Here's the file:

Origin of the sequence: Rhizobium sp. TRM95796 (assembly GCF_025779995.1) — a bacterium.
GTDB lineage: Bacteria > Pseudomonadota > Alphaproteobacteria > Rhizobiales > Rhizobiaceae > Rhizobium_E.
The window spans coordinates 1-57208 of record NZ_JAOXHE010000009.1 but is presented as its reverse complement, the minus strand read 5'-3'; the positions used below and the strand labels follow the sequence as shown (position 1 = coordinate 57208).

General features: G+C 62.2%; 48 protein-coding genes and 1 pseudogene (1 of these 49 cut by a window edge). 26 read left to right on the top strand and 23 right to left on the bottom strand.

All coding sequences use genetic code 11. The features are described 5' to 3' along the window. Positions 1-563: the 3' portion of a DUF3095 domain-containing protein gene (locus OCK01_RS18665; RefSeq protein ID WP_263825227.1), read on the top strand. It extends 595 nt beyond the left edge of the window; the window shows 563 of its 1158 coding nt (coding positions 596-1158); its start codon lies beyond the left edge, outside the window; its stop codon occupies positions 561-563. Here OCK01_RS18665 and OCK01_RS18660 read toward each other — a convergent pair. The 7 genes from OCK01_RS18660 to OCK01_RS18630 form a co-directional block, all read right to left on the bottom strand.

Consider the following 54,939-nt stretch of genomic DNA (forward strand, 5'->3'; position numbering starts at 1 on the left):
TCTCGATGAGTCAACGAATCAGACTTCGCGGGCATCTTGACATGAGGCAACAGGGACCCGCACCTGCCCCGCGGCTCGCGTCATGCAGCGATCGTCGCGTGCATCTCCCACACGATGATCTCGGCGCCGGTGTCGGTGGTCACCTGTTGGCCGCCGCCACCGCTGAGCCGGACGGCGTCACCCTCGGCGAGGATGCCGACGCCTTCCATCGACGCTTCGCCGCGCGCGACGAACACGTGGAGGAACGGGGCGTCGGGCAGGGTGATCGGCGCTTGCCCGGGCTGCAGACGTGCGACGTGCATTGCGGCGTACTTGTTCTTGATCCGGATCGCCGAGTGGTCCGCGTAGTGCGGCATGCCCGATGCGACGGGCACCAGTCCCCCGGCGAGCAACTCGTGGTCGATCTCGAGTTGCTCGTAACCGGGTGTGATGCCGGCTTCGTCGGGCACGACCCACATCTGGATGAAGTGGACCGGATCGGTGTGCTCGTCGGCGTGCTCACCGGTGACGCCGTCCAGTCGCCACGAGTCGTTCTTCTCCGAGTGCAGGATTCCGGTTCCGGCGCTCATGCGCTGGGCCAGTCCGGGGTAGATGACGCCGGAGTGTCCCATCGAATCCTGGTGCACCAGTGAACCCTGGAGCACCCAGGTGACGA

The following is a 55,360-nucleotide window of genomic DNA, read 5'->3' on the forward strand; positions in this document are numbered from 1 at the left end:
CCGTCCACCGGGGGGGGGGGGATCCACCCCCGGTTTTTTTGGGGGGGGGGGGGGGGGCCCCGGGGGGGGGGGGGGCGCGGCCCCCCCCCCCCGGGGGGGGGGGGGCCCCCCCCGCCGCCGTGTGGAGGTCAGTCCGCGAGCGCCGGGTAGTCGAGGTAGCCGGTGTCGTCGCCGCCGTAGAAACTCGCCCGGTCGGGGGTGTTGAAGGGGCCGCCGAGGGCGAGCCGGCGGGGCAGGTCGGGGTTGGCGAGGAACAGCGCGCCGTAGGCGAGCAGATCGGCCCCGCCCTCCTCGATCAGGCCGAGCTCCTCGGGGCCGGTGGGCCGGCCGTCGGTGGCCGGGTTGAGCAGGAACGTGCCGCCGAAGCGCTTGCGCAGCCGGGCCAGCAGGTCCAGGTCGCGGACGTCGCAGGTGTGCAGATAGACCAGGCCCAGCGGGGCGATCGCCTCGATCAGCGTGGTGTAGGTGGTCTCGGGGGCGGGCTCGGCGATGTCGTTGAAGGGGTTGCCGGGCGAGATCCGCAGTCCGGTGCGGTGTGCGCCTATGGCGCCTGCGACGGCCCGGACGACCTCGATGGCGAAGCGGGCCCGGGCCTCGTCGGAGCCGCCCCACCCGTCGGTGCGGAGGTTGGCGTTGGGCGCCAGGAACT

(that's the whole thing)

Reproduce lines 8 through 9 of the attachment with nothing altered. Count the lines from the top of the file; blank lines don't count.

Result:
The following is a 55,360-nucleotide window of genomic DNA, read 5'->3' on the forward strand; positions in this document are numbered from 1 at the left end:
CCGTCCACCGGGGGGGGGGGGATCCACCCCCGGTTTTTTTGGGGGGGGGGGGGGGGGCCCCGGGGGGGGGGGGGGCGCGGCCCCCCCCCCCCGGGGGGGGGGGGGCCCCCCCCGCCGCCGTGTGGAGGTCAGTCCGCGAGCGCCGGGTAGTCGAGGTAGCCGGTGTCGTCGCCGCCGTAGAAACTCGCCCGGTCGGGGGTGTTGAAGGGGCCGCCGAGGGCGAGCCGGCGGGGCAGGTCGGGGTTGGCGAGGAACAGCGCGCCGTAGGCGAGCAGATCGGCCCCGCCCTCCTCGATCAGGCCGAGCTCCTCGGGGCCGGTGGGCCGGCCGTCGGTGGCCGGGTTGAGCAGGAACGTGCCGCCGAAGCGCTTGCGCAGCCGGGCCAGCAGGTCCAGGTCGCGGACGTCGCAGGTGTGCAGATAGACCAGGCCCAGCGGGGCGATCGCCTCGATCAGCGTGGTGTAGGTGGTCTCGGGGGCGGGCTCGGCGATGTCGTTGAAGGGGTTGCCGGGCGAGATCCGCAGTCCGGTGCGGTGTGCGCCTATGGCGCCTGCGACGGCCCGGACGACCTCGATGGCGAAGCGGGCCCGGGCCTCGTCGGAGCCGCCCCACCCGTCGGTGCGGAGGTTGGCGTTGGGCGCCAGGAACT